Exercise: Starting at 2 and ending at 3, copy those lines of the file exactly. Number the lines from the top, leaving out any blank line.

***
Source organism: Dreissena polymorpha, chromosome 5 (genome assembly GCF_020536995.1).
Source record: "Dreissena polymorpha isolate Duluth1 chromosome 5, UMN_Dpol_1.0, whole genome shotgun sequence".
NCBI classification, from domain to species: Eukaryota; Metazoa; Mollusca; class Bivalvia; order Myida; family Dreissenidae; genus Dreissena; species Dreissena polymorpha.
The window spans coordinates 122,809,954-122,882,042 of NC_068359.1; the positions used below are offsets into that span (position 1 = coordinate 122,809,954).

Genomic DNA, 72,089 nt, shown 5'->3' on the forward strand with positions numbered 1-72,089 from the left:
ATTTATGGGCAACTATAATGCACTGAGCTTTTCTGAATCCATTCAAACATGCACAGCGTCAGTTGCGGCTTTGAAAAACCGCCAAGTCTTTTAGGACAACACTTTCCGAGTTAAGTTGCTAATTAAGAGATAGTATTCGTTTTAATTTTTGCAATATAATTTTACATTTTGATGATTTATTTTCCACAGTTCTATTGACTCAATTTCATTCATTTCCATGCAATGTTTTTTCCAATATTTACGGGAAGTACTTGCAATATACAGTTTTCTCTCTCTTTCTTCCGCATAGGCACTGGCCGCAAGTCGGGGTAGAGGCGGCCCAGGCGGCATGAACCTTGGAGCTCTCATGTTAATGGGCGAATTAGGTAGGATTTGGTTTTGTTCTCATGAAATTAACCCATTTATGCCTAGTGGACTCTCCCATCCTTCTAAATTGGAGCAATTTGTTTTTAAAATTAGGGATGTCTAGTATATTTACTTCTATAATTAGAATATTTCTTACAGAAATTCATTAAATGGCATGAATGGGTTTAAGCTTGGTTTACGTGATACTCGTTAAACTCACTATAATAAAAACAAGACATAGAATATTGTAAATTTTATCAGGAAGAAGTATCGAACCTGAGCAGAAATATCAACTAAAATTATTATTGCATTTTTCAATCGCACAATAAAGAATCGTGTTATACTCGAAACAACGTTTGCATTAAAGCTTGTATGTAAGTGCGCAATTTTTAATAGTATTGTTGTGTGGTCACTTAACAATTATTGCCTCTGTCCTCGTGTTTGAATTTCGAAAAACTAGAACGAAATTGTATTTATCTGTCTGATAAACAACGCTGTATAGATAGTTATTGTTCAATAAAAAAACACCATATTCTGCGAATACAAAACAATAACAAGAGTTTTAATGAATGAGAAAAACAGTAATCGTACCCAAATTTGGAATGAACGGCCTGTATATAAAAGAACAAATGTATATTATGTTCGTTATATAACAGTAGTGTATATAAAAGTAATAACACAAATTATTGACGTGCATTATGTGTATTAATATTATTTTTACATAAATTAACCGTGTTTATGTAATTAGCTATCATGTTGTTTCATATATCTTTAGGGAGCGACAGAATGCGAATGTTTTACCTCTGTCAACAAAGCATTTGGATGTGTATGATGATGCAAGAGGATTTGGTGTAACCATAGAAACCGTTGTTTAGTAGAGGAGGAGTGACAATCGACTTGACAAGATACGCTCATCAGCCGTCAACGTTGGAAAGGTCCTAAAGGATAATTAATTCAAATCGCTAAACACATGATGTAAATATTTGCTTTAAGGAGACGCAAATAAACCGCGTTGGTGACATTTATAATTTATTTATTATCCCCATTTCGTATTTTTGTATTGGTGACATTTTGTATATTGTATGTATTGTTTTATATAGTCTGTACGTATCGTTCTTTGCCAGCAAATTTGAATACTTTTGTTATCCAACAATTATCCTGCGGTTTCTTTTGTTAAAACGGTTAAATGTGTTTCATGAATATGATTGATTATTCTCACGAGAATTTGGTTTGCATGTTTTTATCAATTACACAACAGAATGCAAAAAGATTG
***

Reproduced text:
Source record: "Dreissena polymorpha isolate Duluth1 chromosome 5, UMN_Dpol_1.0, whole genome shotgun sequence".
NCBI classification, from domain to species: Eukaryota; Metazoa; Mollusca; class Bivalvia; order Myida; family Dreissenidae; genus Dreissena; species Dreissena polymorpha.